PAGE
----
Now, to give you some perspective on why this might interest me: I've tried two different trail running shoes. The first one was by Brooks, and it may or may not have been a coincidence that within a week or so of switching to them, I developed IT band issues that took two months to heal but never came back once I tossed those shoes. The second one was a New Balance model that I think I wrote about earlier, but even though they had terrific traction and were relatively comfortable (and isn't it every long distance runner's dream to be relatively comfortable?) the toe box was cramped. I need a nice wide toe box. I haven't had a full nail on my longest toe since March. In short, I need a large toe box for my big feet. So, up to now, I've just been running on an older pair of my usual road shoes, the NB768, which are comfy but don't offer much in the way of traction.

So, this shoe. Well, I mean, look at it. It's got this huge manly toe box.

Wow. There's another one of those phrases that I bet never was uttered before I said it.
Huge. Manly. Toe box.

Anyway, when I slipped on the man's size 8 (I wear a size 9 woman's running shoe) and cinched up the tie thing, and walked around on it. Then I bought it, and gave it the best test I could give it: a 2-1/2 hour trail run/hike in the Sandia foothills.

The run climbed from 6000 up to about 6600, I think. I have to check my Garmin. There were rocky parts of trail, soft sandy parts of the trail, parts covered with "decomposed granite" and some with snow where no one else had run recently. The wind was howling, and I finally asked that we turn back because my face was cold and I was getting chilled, but the shoes are awesome. The part around the ankles, which probably has an official name but I don't know it, was soft and didn't rub. My feet didn't hurt because the arch support is minimal, nor did they get cold. The cinch-type ties kept the shoe firmly anchored to the mid-part of my feet, leaving my toes free to spread out in their sexy Injinji sock goodness. I was wearing my purple wool-blend ones. But anyway. The plastic cover that allows you to cinch these (they come with regular ties of you don't like that) has a little protective cover that folds over it and hooks underneath, if you choose.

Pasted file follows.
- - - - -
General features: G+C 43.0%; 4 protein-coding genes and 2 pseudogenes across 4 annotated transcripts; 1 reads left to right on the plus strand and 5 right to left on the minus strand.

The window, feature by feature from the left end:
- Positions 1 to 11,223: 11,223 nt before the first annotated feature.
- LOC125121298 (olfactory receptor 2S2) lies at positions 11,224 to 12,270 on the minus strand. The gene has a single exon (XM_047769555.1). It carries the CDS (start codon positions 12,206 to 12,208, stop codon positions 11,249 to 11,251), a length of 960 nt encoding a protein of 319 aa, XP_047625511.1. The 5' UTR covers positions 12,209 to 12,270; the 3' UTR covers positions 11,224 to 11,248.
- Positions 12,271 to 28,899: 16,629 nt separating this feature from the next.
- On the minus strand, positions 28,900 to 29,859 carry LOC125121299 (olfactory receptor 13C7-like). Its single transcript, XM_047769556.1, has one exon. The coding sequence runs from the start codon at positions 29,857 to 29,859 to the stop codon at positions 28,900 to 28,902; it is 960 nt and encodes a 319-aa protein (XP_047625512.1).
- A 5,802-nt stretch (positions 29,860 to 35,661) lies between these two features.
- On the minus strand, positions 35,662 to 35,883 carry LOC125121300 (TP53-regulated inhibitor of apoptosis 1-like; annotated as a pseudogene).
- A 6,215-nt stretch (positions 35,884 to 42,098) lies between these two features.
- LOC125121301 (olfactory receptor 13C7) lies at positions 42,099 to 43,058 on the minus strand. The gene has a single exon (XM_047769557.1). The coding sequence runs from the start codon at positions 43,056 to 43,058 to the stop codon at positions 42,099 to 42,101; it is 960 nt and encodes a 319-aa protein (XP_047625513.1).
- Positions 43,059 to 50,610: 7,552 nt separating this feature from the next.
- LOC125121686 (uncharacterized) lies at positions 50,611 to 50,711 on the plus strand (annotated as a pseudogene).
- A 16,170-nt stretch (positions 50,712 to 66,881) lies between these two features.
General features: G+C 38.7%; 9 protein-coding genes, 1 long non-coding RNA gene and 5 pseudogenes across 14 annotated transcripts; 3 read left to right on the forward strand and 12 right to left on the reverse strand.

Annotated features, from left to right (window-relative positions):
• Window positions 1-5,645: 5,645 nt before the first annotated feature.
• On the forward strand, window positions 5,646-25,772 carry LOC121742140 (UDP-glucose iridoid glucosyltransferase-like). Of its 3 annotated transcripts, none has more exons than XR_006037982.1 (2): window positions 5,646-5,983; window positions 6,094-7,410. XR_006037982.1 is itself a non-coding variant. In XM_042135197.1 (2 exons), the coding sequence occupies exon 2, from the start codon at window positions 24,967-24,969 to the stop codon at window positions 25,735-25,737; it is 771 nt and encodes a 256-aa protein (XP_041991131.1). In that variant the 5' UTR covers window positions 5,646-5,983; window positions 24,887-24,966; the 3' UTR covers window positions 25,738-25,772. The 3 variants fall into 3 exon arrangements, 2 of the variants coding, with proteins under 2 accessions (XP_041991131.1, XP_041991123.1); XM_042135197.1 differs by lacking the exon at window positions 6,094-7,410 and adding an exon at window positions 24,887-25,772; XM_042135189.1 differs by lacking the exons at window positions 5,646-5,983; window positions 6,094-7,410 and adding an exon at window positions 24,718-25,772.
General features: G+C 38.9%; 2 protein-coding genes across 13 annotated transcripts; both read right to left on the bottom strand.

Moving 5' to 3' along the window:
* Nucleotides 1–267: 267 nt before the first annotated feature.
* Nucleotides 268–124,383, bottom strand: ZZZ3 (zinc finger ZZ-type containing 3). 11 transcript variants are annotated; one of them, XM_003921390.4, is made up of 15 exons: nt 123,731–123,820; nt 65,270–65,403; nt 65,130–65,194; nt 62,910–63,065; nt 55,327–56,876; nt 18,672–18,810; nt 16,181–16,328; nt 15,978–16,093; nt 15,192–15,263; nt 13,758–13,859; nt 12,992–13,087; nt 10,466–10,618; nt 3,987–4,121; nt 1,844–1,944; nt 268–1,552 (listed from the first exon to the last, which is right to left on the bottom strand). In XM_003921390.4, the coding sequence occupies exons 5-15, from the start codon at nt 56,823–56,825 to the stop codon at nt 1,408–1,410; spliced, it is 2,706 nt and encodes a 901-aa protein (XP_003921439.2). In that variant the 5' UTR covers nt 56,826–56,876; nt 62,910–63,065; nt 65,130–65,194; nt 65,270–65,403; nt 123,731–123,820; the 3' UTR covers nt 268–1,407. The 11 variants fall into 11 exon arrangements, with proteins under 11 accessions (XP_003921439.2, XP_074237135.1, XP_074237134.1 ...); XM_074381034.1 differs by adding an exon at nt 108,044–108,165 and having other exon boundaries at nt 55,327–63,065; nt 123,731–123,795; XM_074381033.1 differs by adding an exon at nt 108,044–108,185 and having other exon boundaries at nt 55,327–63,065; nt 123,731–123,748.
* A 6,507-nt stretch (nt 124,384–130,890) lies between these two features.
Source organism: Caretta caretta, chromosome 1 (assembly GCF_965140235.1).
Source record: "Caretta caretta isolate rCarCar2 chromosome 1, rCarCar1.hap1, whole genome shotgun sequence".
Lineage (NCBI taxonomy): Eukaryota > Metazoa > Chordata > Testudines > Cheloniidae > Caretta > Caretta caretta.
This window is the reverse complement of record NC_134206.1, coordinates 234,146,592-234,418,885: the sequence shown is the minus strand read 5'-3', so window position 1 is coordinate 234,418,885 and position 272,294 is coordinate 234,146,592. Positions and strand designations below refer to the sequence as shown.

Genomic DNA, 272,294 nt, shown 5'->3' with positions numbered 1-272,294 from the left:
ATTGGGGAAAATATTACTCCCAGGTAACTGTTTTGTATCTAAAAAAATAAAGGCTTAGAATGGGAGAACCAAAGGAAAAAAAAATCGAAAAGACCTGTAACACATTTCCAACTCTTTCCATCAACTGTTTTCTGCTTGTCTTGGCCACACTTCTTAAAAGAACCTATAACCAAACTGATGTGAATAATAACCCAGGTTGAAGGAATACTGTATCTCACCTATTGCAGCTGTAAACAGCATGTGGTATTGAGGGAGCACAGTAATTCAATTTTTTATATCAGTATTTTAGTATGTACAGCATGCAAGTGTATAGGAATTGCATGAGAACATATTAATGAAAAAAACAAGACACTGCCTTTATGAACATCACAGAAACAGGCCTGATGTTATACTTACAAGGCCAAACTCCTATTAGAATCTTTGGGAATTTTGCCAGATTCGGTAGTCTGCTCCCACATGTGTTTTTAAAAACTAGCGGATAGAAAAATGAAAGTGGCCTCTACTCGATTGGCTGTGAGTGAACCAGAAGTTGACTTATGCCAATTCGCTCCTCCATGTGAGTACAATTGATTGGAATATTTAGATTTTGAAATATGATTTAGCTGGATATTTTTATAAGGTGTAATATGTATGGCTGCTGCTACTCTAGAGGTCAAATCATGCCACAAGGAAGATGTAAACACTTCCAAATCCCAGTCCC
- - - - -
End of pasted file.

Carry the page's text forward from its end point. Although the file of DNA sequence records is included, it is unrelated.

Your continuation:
Now, the Cruise Control is probably for a neutral runner, which I am, and has minimal arch support. They also do not provide any ankle support whatsoever, which I don't want or need. But the traction was spot on. They even come with a loop for your favorite gaters. I think I found my perfect woman's ultra trail shoe: and it's a guy's shoe.




...

Monday, December 15, 2008

PSA: Where to Shop for Big, Fast Girls.

and even the ones that aren't so fast, but they're out there anyway, trying.

Oooohhh! What did you do? Did you just agonize for so long over what to buy her that you haven't bought her anything yet?

Never fear. There's always federal express, and gift certificates. But you need to move now.

These are my favorite active-wear vendors. They make clothes not just that are bigger, but are functional and comfotable, with an eye on things like support and chafing. And, they (usually) don't insult us by using size 2 models for their larger-sized items. If it makes you feel less anxious, you could buy a gift certificate for her to one of them.

  • Moving Comfort (they sell of their stuff online at Amazon)
  • Athleta - they use skinny models, but lots of their stuff comes in 1x and 2x, so they can be forgiven. They also put out a catalog.
  • Junonia - active clothing size 14 and up. They also put out a catalog.
  • H2O wear. Swimsuits for EVERYONE. They even sell neoprene tights and vests, which might be a viable wetsuit option. They sell chlorine-resistant swimwear in ALL kinds of sizes. Seriously. ALL KINDS.
  • Injinji - not just for big people, but for all people with big, sweaty feet. And now they're making sock in girly colors, too. They should pay me for all the times I've recommended them. With, uh, stripy rainbow socks. Yeah, that should do it.
  • Almost forgot: RaceReady. Pretty much anything for endurance runners is great for the larger runner, because it takes things into account that affect us at shorter distances ;-) I recommend their fitness ld shorts and knickers.

...

Sunday, December 14, 2008

In Which I Learn To Walk Fast.

"There are two rules in racewalking," Lenny told me. "First rule: one foot must always be on the ground. Second, when the foot strikes the pavement in front of you, the knee must be loacked."